Dentist
Tooth Decay in Children – A Common Dental Problem

Tooth Decay in Children – A Common Dental Problem

Tooth Decay in Children – A Common Dental Problem

Children’s teeth are strong, but they are not as strong as adult teeth. This is the major reason for tooth decay being most common in children.

Tooth decay is simply the bacteria on teeth turning into acid which affects the enamel. This occurs often because we eat certain foods or drinks which contain sugar content.

Tooth decay is one of the most widespread health problems in the UK. About 50% of adults in the UK suffer from tooth decay, and about 65% of children aged between 8-15 years suffer from tooth decay as well.

There is nothing to be afraid of with tooth decay though. It is preventable and also curable. But people need to know how to avoid letting children get affected by this problem; parents and caretakers need awareness.

Causes and Consequences

The causes of tooth decay are basic and straightforward.

Everyone’s mouth is filled with bacteria which combine with food particles we eat, resulting in the emergence of a sticky film or layer called plaque that builds up on your teeth.

When you eat foods that are rich in carbohydrates, the plaque causes them to produce more acid. This acid develops inside the tooth, resulting in a major problem.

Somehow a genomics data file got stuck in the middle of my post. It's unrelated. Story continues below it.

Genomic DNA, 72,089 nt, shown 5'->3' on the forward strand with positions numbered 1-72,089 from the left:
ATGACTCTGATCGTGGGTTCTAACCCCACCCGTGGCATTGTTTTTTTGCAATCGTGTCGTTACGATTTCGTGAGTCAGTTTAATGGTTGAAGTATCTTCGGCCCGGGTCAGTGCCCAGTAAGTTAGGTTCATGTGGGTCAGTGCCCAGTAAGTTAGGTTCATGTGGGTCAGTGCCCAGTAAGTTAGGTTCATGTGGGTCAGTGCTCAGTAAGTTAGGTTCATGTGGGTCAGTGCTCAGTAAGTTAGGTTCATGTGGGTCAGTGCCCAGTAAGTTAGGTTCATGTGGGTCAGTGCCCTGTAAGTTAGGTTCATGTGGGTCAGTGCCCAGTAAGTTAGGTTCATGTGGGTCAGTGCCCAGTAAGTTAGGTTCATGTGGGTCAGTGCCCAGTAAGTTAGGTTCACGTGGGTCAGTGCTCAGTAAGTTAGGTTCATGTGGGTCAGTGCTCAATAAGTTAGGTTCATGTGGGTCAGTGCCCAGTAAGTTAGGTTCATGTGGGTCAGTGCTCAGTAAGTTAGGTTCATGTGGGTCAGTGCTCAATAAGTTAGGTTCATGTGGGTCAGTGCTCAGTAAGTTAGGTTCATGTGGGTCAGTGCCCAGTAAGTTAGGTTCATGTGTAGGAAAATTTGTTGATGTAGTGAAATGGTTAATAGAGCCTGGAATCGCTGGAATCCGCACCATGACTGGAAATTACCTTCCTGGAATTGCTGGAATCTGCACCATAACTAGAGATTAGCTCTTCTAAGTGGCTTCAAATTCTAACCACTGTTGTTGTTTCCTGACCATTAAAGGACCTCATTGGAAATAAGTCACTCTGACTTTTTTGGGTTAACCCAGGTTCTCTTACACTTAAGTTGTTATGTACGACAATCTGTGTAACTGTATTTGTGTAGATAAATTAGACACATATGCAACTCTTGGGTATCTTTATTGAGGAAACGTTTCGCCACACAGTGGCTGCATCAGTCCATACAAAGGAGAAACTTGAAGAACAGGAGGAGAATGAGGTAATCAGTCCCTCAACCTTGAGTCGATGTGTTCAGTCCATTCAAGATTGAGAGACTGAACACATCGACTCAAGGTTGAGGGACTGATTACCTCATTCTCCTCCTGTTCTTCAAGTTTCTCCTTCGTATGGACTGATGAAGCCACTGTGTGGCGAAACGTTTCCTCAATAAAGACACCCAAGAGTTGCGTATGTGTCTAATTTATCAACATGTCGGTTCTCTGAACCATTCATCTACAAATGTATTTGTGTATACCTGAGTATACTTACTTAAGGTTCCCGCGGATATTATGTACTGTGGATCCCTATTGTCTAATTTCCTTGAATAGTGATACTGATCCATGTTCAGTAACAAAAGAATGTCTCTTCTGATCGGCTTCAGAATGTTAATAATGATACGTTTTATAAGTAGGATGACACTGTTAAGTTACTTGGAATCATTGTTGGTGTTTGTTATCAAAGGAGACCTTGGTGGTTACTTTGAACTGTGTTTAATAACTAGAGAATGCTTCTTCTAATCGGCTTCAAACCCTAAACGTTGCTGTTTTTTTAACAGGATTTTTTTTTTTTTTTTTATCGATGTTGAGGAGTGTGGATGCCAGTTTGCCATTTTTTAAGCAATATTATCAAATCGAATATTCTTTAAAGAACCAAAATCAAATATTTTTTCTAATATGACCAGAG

A hole is formed below the surface of the tooth, and then a cavity is formed. This may also spread into the dentin layers underneath the enamel. This may completely affect the nerves and result in the loss of a tooth if left untreated.

This tooth decay differs from person to person. Some people may get affected by this problem, but that does not mean they will have to suffer. Their good physical health conditions can save their teeth from decaying completely.

Symptoms, Prevention, and Treatment

The main symptoms of tooth decay are a sore tooth or an overly sensitive tooth. Luckily, this tooth decay can be prevented altogether by following some of these basic techniques:

  • Go for frequent medical check-ups
  • Wash your mouth after having food or snacks
  • Brush twice a day
  • Examine your mouth using mirrors
  • Avoid consuming sugary foods
  • Encourage children to eat vegetables, milk, and water

Treatment totally depends on how bad the tooth is affected. It can be fixed with fluoride if the condition is mild. But at a certain level, consulting a dentist is the only way to cure this problem. A dentist can fix or replace the affected tooth with a new one. The child may also have to undergo root canal. In very extreme cases, the dentist will have to remove the decaying tooth. These measures are taken in order to avoid the spread of tooth decay.

Remember, an ounce of prevention is worth a pound of cure. Do your best to protect your own teeth and your children’s teeth from this highly avoidable condition.

Dustin Nelson

Dustin Nelson

Dustin Nelson

Dustin Nelson

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One Comment

  1. Maria

    March 6, 2015 at 4:22 am

    What we need in dentistry is the mieldvel provider like we have in medicine. The decline in the number of dentists will only continue as fewerb enter the profession than are retiring from the profession. Opening new dental school is not the answer the mieldvel provider IS.

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